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Historic Gwinnett County Courthouse

Est. 1820

Lawrenceville's history is closely tied with the history of Gwinnett County itself.     All of the business of the county was moved to this location in 1820, and a temporary courthouse was erected.

William Toweres was the surveyor who laid out the courthouse square, with the four streets bordering the square named for distinguished men, Pike, Perry, Clayton and Croghan (now spelled Grogan).   The next four streets were named for trees, Oak, Chestnut, Sassagras and Pine.  William Maltbie suggested the name for the town itself.

The original town commissioners were James Wardlaw, Hugh B. Greenwood, James McClure, John Gaddess, Sr., and Pascal Brooks, who had the authority to pass bylaws and regulations necessary to maintain the streets, springs and police.  They were appointed to serve until the first election in January 1823.

After Lawrenceville was incorporated in 1821 the population began growing, and businesses relocated to the new county seat.   In 1829  Lawrenceville had forty dwellings, ten stores, ten machine shops, three law offices, three doctors, one academy, one Methodist church, one Baptist church and one Presbyterian church.

Among the first lawyers in the town were Philip Alston, 1821; N. L. Hutchins, 1823;  John G. Parks, 1823; E. W. Chester, 1825; and James C. Martin, 1829, who lost his life in the Creek Indian War.

Early physicians in Lawrenceville were Dr. Philo Hall, Dr. Bangs, Dr. Jesse Lowe, Dr. Wildman, Dr. John W. Maltbie and Dr. T. W. Alexander.

Edward Featherstone and Asahel R. Smith were among the first merchants in town.

In 1832 ten acres were set aside northwest of Lawrenceville for the Lawrenceville Academy.  The trusteess were:  WilliamFemale Academy Maltbie, Elisha Winn, E. W. Chester, Thomas W. Alexander, Charles W. Rawson, John Mills, William Richardson, Richard Seay, Robert S. Adair and Isham Williams.

The Lawrenceville Female Seminary was incorporated by the General Assembly in 1837, and a two story brick building was erected by Daniel Killian in 1838 (now the Gwinnett History Museum).

In 1893 a public school system was created in the town, and a new building was erected.  Mrs. Ronald Johnston was the first superintendent and Mr. Miller, Mr. Davis, and Mrs. Bessie Exum were the first teachers.

The Presbyterian Church of Fairview was organized August 9, 1823 by the Rev. Remembrance Chamberlain.  The charter members were Mary A. Isley, Margaret Beattie, Mary Reid, Isabel Jackson,  Catherine Montgomery, Phillip Isley, George M. Gresham, James M. Gresham, William Montgomery, James C. Reed, W. J. Russell, Samuel Reed, and Thomas Beattie.

The Lawrenceville Methodist Church was established around 1823 when Rev. W. J. Parks was appointed at the South Carolina Conference to serve the Gwinnett mission.  It is not known when the first building was erected on the Old Cemetery lot.  It was followed by a second building which was used from 1854 to 1891, when a larger building replaced it.  It burned in 1902 and the brick building was erected.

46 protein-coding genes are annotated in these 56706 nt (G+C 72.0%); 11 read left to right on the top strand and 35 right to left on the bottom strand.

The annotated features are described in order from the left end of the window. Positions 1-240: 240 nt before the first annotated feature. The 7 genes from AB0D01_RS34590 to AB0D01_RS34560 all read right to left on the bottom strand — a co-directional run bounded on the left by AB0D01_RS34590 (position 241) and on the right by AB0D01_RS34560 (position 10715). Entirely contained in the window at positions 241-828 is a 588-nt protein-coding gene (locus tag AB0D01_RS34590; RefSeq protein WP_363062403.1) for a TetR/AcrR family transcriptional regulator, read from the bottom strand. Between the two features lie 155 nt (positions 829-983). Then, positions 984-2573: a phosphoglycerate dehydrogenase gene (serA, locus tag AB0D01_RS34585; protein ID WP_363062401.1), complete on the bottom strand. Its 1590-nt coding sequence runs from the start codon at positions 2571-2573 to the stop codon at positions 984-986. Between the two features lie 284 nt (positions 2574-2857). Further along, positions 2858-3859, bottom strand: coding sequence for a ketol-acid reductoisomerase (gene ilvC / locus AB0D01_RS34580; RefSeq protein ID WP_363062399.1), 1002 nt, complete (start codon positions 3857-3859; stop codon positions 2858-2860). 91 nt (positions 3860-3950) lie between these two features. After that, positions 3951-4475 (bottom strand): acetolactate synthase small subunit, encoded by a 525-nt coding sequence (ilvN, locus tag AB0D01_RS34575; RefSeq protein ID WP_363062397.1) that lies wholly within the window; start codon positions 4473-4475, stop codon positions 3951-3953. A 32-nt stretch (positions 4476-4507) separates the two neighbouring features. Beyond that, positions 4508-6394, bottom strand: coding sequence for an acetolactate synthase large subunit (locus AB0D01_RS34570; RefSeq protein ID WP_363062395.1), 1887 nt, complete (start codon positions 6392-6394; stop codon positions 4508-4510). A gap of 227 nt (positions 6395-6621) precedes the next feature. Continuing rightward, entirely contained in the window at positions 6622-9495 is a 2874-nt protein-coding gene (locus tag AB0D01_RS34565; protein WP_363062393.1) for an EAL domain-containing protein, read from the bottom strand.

Lawrenceville Baptist Church was organized May 2, 1840 of members who had split from the Redland Baptist Church over policy decisions.   The charter members were James P. Simmons, A. Bloodworth, William Sanders, G. W. F. Lamkin, Sion Evans, S. Bloodworth, Alindima Lamkin, Mariam Pool, Katherin Evans, Mary L. Skelton, Cyntha Evans, and Emeline, a slave.  Their first pastor was S. B. Churchill.

A building committee was appointed in 1850, consisting of Anthony W. Bates, Jno. J. Davis, and James P. Simmons, and the church was completed in 1854.  Until the building was completed, the  Baptists worshiped with the Presbyterians.   In 1887 a new building was completed on South Clayton Street, and additions continued through the years.

Walnut Grove Baptist Church was  organized in 1872 with seven charter members:  Manaley Haslett, Mary McConnell, Hannah A. Bailey, William Haslett, J. C. McConnell, A. J. Abbott, and B. J. Bailey.  The first building was erected in 1874, the second in 1885, and the third in 1959.

McKendree Methodist Church, located northwest of Lawrenceville, was organized in 1883 and named after Bishop McKendree.  One acre of land was donated by Mrs. Martha Wellmaker and one by M. B. Montgomery, and the first meeting house was erected in 1884.  The present church was built in 1884.

Sweetwater Primitive Baptist Church was organized  on December 8, 1824 in the Wells school house by Tyre Landers and G. B. Waldrop.  The following were charter members:  Frances Landers, Clarissa Woodruff, Sara Morgan, Elizabeth Niblet, Precilla Woodruff, Mary Hedrick, Hannah Spradlin, Heziah Lawrence, Sarah Schamblee, Margaret Minchem, Cynthy Barnett, Editha McDaniel, Elley Davis, Nancy Hendrix, John Hendrix, Elizabeth Doneyhoo, James Donehoo, Thomas Mason, Prodence Wells, James Wells, Bodie Waldrop, Benjamin Waldrop, Alsey Waldrop.

The first building was erected in 1824 and  replaced in 1909.  The first minister of the church was James Hale, who served 16 years consecutively, and an additional 12 years two years later.

Located on Pleasant Hill Road between Duluth and Lawrenceville, near the corner of Cruse Road, the church today is used as Sweetwater Memorial  Chapel.  The cemetery is relatively well maintained, and several graves are decorated with small Confederate flags.  The Eli Landers house is seen directly behind the cemetery.

Be sure to tour Lawrenceville photographs and vintage postcards in our GWINNETT COUNTY PHOTO ALBUM!


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